How to love yourself and break your relationship patterns

“Nevertheless, the sun has never said to Earth,” You owe me. ” See what happens with such love. Illuminates the sky. ~ Rumi

I grew up believing that love was conditional. My grandmother was as very controllable as I loved her, and she treated me cold unless I met her high standards of conduct and paid her some attention. Gave me.

Whenever she disapproves of my actions, she tells me, “I love you, but I don’t like you.” She could switch it on and off, as if she had a switch, which stopped and started the flow of her heartfelt love.

She gave me the world when I was in her grace.

After my grandfather died, I paid a lot of support and attention to my grandfather. As such, she became very affectionate and generous to me. He helped me with my credit card payments, gave her precious jewelry as a gift, and praised my achievements. It was amazing to be loved by her. But this kind of conditional love is not sustainable.

Eventually I lost her favor and the switch was turned off again. The flow of love has stopped. This pattern continued until she died a few years ago.

I don’t blame her or claim to be a victim because she learned this behavior from her mother and understands that it has been passed down for generations. Even more devastating, she grew up in Nazi Germany. There she was charged with being Jewish. These are deep, multi-generational wounds that need healing.

As an adult, I’m well aware to break this inherited cycle. I am aware of how I have repeated this pattern in my relationship.

I am very nurturing and giving others. This is my beloved language and it feels good to give. But when relationships end or the flow of love ceases, I feel the old emotional wounds reappear.

When the love I am trying to give is rejected, this causes a lot of pain and pain to me and casts doubt on my own value. I, like my grandmother, make it something meaningful about myself. That I’m not enough, worthwhile, or adorable.

I also refrained from loving others when I felt vulnerable or hurt. We reflect each other on our part of refusal and our part of needing healing.

I recognize that the only way to break through my unhealthy relationships patterns is to heal my emotional wounds and foster a love for myself.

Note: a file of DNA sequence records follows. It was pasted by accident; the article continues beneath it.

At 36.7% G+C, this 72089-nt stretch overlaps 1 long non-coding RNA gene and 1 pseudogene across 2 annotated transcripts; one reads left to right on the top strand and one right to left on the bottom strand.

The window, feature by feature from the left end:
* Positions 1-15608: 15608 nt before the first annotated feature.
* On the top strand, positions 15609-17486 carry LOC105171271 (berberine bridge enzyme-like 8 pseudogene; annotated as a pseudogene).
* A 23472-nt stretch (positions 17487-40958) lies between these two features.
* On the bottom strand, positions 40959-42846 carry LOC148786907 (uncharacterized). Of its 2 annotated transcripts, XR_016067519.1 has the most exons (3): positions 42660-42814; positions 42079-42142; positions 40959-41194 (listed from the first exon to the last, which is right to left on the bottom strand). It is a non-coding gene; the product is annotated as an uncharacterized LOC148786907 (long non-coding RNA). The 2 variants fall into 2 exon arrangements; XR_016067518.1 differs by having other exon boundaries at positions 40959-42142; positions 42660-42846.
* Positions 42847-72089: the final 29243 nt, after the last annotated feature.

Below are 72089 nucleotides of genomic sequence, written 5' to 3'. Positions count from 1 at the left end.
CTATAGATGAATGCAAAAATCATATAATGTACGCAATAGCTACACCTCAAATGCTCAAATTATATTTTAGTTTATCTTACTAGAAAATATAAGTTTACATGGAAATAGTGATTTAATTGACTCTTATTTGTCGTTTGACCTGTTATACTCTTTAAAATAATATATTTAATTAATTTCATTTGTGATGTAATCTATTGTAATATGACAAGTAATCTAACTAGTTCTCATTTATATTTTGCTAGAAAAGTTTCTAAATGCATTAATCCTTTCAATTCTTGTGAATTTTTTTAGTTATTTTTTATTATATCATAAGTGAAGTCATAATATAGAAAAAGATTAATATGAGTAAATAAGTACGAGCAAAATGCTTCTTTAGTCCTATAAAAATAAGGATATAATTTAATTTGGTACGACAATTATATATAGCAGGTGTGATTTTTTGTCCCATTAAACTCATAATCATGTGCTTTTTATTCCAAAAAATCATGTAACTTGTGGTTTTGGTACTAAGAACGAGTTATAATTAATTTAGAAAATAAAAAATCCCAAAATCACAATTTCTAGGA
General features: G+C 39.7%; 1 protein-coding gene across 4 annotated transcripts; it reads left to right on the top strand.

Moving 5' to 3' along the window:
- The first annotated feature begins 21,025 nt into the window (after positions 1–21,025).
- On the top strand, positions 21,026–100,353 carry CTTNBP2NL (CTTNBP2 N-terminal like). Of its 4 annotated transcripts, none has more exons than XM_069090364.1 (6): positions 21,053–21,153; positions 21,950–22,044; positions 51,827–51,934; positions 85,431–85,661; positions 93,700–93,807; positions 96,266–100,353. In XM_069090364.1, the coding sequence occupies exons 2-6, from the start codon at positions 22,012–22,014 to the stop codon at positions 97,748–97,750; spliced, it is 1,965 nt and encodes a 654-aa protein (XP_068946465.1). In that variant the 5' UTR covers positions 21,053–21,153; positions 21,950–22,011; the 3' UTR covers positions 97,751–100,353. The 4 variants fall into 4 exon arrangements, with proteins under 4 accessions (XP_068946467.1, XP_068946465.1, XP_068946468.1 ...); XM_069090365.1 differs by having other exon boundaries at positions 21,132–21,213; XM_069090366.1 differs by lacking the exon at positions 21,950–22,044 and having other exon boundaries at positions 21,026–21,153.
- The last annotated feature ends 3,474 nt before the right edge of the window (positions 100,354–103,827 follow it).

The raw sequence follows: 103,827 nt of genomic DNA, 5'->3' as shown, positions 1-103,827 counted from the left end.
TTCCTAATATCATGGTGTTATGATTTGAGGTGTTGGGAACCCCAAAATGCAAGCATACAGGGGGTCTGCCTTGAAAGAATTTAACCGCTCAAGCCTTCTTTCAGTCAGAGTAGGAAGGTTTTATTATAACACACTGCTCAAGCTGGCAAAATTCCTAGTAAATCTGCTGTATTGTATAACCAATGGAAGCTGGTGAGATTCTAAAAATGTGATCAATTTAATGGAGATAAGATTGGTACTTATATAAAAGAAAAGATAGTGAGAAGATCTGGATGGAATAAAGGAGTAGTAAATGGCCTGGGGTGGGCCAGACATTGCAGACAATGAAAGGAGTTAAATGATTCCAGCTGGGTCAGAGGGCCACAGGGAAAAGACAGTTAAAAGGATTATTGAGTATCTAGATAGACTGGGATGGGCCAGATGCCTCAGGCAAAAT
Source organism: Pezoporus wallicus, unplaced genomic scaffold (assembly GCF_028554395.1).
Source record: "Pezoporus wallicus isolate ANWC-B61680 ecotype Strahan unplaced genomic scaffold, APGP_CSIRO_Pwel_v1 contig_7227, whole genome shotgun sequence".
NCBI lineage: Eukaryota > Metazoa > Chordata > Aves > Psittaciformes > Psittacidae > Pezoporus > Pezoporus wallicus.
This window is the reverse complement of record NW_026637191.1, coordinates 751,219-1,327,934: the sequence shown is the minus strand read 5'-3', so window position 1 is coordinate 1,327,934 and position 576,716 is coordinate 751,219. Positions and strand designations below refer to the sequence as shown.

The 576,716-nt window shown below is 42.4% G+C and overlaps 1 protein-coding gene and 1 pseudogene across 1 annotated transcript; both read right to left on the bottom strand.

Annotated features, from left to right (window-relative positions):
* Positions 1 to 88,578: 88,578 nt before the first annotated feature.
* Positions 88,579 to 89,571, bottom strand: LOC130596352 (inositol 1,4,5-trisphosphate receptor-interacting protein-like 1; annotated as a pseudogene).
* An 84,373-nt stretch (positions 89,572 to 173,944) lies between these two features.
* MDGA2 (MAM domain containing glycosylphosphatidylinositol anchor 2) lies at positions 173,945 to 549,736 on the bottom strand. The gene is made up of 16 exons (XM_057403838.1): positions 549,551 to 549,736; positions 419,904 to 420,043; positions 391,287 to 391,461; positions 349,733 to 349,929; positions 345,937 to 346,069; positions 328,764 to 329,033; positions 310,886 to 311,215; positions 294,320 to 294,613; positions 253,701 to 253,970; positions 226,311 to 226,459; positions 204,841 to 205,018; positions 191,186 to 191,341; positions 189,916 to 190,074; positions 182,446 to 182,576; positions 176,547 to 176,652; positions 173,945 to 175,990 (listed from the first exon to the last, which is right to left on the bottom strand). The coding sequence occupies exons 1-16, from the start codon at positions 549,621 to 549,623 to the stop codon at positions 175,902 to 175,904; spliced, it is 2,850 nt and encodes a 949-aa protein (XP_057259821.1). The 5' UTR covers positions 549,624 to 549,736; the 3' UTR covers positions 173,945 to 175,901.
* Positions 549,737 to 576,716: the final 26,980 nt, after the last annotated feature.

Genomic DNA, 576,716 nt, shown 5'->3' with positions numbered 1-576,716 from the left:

How can you develop self-esteem and change patterns of relationships?

1. Become an observer.

The first step in breaking down the barriers to self-love is to recognize our ideas. By observing our thoughts, we can identify our own destructive patterns and change our thoughts. As the Buddha said, “We are the result of what we think. The heart is everything. What do you think we will be?” Our thoughts became our words, Our words become our actions, and our actions become our lives.

So we often stand in our own way. By living in our own personal drama. Through our stories and conditioned thought patterns. By not being able to see things in real life. Many of these barriers exist in our own minds.

To be more aware of our thoughts, we simply need to cut through the space to stand still and see them. Meditation and mindfulness are powerful tools for raising awareness.

If you want to take it one step further, you can write down the flow of thought, and from this space you can see the often ridiculous nonsense that our minds create. The more space we have from our thoughts, the more peace we can find in ourselves and the more we can choose where to direct our energy.

2. Find peace in your loneliness.

I think being alone is very incompatible. I have this irrational need to constantly communicate with others, but at the same time, when I feel choked or overwhelmed, I need to step back and step inside. there is.

Then, when I’m alone, often valuable negative thoughts and questions resurface. My mind recreates all the ways I have failed in relationships and life. When I put energy into these thoughts, I feel sad, angry, and hurt. It’s a toxic dance with my own thoughts and feelings.